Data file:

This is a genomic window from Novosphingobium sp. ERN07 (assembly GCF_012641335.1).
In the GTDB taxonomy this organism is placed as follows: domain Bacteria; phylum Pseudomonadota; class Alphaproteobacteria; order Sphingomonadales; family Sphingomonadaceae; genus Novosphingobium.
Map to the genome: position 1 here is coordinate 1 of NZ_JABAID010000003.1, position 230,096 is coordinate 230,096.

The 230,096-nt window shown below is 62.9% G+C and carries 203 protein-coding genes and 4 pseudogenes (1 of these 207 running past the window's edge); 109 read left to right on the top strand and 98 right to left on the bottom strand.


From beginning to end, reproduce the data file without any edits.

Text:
This is a genomic window from Novosphingobium sp. ERN07 (assembly GCF_012641335.1).
In the GTDB taxonomy this organism is placed as follows: domain Bacteria; phylum Pseudomonadota; class Alphaproteobacteria; order Sphingomonadales; family Sphingomonadaceae; genus Novosphingobium.
Map to the genome: position 1 here is coordinate 1 of NZ_JABAID010000003.1, position 230,096 is coordinate 230,096.

The 230,096-nt window shown below is 62.9% G+C and carries 203 protein-coding genes and 4 pseudogenes (1 of these 207 running past the window's edge); 109 read left to right on the top strand and 98 right to left on the bottom strand.